The title above is based on Jesus’ comment in Matthew 18:6 that “if anyone causes one of these little children who believe in me to sin, it would be better for him to have a large millstone hung around his neck and to be drowned in the depths of the sea.” Mess with kids, Jesus said, and you’re better off dead.
Strong words by Jesus to a group of adults who wanted to know “Who is the greatest in the kingdom of heaven?” He answered by calling “a little child” to stand before them, and in verse 4 he said, “whoever humbles himself like this child is the greatest in the kingdom of heaven.”
And there in Jesus’ words we have the best picture of the world he’s creating, supplied for us in beautiful clarity in children. And it all boils down to humility, a quality Jesus himself had (Philippians 2:6-8), and a quality he also created in children. A child, for instance, isn’t the least bit interested in being important or great. But growing up in this world a child faces a gauntlet of stupid adults who think making a name for oneself, focusing attention on oneself, and inflicting one’s own image of self on others, are the ultimate goals of human existence.
And unfortunately, that translates into these self-obsessed adults influencing children to become the same way. Which is very dangerous ground, because in Jesus’ own words, “if anyone causes one of these little ones who believe in me to sin,” he deserves a concrete noose round his neck so he sinks to the bottom of the sea and drowns.
Two points for adults to take note of, then: the first being, that children naturally believe in Jesus. Jesus built that into them, as any parent soon discovers when teaching a child about Jesus. My one huge embarrassment as a Dad was holding our six year old son back from leaping over the pews in response to an altar call at a church. Running to Jesus was no problem for him, but for some weird reason it was for me (I hear echoes of Matthew 19:13-14).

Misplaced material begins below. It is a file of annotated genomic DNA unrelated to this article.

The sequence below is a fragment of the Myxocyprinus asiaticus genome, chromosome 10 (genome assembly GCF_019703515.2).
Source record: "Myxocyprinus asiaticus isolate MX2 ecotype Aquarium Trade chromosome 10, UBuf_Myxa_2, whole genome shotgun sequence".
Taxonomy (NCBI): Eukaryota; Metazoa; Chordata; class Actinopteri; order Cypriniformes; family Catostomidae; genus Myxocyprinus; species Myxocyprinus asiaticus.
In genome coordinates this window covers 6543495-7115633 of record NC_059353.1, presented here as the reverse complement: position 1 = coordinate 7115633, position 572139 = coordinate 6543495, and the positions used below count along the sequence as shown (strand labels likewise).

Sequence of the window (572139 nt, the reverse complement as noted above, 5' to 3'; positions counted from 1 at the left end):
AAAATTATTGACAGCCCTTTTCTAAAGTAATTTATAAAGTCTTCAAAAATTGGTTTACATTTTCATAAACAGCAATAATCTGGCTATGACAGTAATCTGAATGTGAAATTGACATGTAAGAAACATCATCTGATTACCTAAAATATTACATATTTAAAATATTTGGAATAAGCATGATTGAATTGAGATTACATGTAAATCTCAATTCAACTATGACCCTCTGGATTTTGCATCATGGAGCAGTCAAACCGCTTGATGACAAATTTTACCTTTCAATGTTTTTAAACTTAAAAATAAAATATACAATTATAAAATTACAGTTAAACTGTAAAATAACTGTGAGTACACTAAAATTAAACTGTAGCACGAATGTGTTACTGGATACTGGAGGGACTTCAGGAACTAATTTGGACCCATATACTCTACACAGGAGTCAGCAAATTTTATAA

The second thing Jesus warned about was causing a child “to sin” – the sin in context being the adult obsession with being important and great. It was a sin so serious to Jesus that in verse 3 he said, “unless you (adults) change and become like little children you will never enter the kingdom of heaven.” Note the word, “never.” In other words, you don’t have a future, chum, if you don’t get rid of your obsession with yourself, and especially when it’s causing children to pick up that obsession too.
An example today would be the adult obsession with gender identity, and getting children, including toddlers, all wrapped in it as well. Kids couldn’t care less about their gender identity, but adults have made them think it’s hugely important. So now kids are being focused on themselves and what they identify as, and they’re being taught that everyone else should indulge them too. No wonder they get to thinking they’re the centre of the universe, the exact “sin” Jesus warned adults not to inflict on children in Matthew 18.
In Matthew 19:14 Jesus said, “the kingdom of heaven belongs to children.” So, to paraphrase the seriousness of Jesus in both Matthew 18 and 19, it would be, “Don’t mess with children” – or better put, “Don’t you dare try to pervert the lovely, trusting, innocent, humble nature of children with your twisted, demonic adult nonsense.”